HydrothermalInitiative Trends


TREND 1: What’s Old Is New Again: Self-Service, Touchless Bathing Circuits Hit Their Stride

In addition to the myriad of technology solutions you can expect for touchless, automated entry/exit and contactless check-in/out, there will be a greater emphasis on hydrothermal areas that deliver evidence-based wellness without trained therapists or with very minimal staffing. Hydrothermal bathing’s healing properties have been part of human health for thousands of years. Medical studies show regular use helps to improve the immune system; treats hypertension, cardiovascular disease and arthritis; and, crucially, improves the respiratory system (especially combined with salt inhalation therapy). We expect a greater appreciation of the ROI that this delivers in a post-COVID world, and, as the lines between wellness and medical continue to blur, we believe “prescriptions” for hydrothermal treatments will become commonplace.

Cardiovascular and Other Health Benefits of Sauna Bathing: A Review of the Evidence: https://www.mayoclinicproceedings.org/article/S0025-6196(18)30275-1/fulltext

Recovery from sauna bathing favorably modulates cardiac autonomic nervous system

https://www.researchgate.net/publication/333964138_Recovery_from_sauna_bathing_favorably_modulates_cardiac_autonomic_nervous_system

Halotherapy in Patients with Cystic Fibrosis: https://clinmedjournals.org/articles/ijrpm/ijrpm-2-009.pdf

Dry salt therapy: https://b46e571f-f0aa-4fd2-a6a8-3228728897db.filesusr.com/ugd/d54f32_7349cc02d67c46b3a19c4017c84aa52f.pdf?index=true

 

TREND 2: Cultural Interest in Sweat Bathing Grows

With a world-wide craving for immunity-boosting, community-building activities, and a Netflix documentary called “Perfect Sweat” hitting the airways in 2021, more people will rediscover their native sweat-bathing cultures—at an appropriate physical distance, of course. From Finnish saunas, Russian banyas and Islamic hammams to central Europe’s sauna aufguss, Mexico’s temescals and the Inuits’ sweat lodges, expect locals to flock to these sources of health, and once travel picks up, there’s sure to be aficionados seeking the next-best sweat experience.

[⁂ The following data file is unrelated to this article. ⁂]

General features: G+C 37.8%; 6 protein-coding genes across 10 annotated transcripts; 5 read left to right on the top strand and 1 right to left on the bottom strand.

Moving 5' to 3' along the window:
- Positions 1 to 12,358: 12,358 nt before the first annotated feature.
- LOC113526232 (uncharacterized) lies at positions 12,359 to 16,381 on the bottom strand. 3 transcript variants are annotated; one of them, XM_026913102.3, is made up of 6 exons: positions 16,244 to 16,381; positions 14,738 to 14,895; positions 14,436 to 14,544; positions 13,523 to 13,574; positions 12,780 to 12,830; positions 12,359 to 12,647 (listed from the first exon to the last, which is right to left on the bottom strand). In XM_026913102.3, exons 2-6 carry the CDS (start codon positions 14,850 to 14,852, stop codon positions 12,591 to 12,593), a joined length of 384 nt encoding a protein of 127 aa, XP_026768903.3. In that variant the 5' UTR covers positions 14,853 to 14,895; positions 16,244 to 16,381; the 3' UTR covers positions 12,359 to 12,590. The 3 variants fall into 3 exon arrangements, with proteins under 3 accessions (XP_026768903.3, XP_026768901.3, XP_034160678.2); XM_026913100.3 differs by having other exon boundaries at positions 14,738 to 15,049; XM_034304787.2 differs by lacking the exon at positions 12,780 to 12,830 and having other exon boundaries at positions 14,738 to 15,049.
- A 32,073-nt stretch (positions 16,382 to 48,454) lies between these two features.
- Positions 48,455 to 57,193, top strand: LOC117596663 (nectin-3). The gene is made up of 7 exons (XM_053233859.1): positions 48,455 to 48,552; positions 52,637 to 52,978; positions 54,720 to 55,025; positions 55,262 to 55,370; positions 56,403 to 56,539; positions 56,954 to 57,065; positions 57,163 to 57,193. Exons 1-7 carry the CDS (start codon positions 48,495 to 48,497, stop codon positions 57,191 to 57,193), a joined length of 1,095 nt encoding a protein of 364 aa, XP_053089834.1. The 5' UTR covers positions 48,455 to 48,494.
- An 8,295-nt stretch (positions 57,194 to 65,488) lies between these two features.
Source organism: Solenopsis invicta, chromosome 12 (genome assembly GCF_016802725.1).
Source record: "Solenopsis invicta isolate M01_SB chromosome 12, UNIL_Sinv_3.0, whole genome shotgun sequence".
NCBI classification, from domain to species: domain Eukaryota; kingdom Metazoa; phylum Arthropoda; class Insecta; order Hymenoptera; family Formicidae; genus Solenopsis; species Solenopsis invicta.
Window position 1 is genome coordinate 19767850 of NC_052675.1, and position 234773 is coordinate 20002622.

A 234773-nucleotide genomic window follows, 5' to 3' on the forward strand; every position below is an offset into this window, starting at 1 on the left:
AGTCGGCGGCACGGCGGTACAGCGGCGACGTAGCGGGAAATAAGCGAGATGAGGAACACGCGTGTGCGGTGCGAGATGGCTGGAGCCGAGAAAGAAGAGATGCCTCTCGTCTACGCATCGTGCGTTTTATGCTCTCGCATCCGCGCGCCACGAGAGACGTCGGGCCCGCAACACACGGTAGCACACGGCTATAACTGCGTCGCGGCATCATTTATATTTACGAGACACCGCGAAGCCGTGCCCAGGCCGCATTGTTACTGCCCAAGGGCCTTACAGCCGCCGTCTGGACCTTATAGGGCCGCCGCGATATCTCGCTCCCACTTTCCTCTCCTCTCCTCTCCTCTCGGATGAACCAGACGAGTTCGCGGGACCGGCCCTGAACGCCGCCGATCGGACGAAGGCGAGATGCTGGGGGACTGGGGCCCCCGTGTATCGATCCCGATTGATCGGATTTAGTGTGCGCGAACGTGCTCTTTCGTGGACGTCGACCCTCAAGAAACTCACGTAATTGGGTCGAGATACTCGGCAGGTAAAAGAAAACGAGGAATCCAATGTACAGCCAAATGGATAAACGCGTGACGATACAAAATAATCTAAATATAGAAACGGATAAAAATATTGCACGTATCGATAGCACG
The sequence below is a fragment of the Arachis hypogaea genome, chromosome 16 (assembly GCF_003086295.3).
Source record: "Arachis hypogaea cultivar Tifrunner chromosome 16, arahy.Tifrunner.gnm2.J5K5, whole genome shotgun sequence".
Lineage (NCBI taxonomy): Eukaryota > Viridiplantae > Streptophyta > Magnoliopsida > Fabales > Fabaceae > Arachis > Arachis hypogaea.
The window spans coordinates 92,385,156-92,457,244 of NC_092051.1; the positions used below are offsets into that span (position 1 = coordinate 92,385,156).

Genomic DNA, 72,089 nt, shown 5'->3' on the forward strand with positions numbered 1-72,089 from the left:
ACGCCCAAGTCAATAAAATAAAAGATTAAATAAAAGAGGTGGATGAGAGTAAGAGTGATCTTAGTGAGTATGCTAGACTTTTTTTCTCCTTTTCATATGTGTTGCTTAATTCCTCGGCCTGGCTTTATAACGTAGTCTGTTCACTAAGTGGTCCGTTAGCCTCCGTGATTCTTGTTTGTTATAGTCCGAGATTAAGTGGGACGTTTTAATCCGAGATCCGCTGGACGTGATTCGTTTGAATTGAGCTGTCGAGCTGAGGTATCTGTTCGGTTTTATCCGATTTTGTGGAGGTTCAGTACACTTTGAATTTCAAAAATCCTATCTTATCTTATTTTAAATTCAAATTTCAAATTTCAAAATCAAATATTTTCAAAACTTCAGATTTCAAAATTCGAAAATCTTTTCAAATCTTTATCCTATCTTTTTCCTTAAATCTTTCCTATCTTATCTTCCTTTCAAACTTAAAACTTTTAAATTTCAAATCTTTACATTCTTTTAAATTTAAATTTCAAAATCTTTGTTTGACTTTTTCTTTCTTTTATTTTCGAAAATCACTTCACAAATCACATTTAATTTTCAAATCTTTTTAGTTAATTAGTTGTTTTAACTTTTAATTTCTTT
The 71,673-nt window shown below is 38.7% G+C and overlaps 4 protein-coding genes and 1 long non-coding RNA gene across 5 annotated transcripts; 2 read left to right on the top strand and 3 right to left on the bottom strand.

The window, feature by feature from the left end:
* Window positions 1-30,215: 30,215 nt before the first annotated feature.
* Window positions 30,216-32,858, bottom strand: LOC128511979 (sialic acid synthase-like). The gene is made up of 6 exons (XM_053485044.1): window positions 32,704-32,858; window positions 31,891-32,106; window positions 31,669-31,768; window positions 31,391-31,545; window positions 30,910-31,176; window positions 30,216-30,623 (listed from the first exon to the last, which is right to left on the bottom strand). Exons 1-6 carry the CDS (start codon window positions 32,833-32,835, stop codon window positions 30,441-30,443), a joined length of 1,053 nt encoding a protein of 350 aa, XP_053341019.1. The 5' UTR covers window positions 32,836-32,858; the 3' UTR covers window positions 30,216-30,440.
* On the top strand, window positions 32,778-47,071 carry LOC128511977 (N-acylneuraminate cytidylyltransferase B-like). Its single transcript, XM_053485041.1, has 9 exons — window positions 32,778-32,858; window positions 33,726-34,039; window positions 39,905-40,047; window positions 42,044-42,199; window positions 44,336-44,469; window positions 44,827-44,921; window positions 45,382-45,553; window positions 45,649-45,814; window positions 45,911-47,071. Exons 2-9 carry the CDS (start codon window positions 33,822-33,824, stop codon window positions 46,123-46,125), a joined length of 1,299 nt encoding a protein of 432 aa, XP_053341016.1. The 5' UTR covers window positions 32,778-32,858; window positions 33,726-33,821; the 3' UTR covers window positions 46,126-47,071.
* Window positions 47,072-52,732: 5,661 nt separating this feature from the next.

https://www.mikkelaaland.com/perfect-sweat-series.html

 

TREND 3: At-Home Wellness Sanctuaries on the Rise

Residential hot/cold contrast therapies will become more common as shelter-at-home directives continue to rule our lives. Many regular spa-goers are missing their regular “fix” of thermal bathing and want unfettered home access to combat quarantine stress and up their immunity. We are seeing full spa suite installations in residential homes on the rise—driven by technological advances, making equipment smaller and easier to install. In addition, spas will educate guests on how they can indulge in contrast therapies at home without any extra investment. For example, cold foot baths combined with hot showers will be “prescribed” for at-home use, as will the benefits of mineral additives for tub bathing.

 

TREND 4: Cleaning, Hygiene and Guest/Staff Safety Front and Center!

In a pre-COVID world, cleaning was considered “unsightly” by operators. In our new reality, there’s no doubt that visible cleaning protocols will be the order of the day! Not just signage and in marketing materials but also staff cleaning while guests are in the spa. It goes without saying that sterilization and disinfection of every aspect of any thermal cabin or inhalation apparatus are imperative to keep private and public hydrothermal areas safe. Guests will also need to take responsibility, not just for their safety but also that of other guests and staff—more handwashing and sanitizing and no more skipping showers before using hydrothermal areas or going into a treatment room.

 

TREND 5: Larger, Roomier Thermal Cabins, Staggered Entries

We were already seeing larger sauna and steam rooms pre-COVID, as many spas began using these areas for treatments and events. For example, the 500-square-foot hammam at Faena Saxony Hotel and Spa in Miami Beach might be the most social distancing-friendly hammam in the USA. Until things return to normal, these larger rooms will help spas manage physical distancing. In addition, they will be enforcing staggered entries to coordinate the volume of people in these communal areas.

 


TREND 1: Salt Therapy for Real Results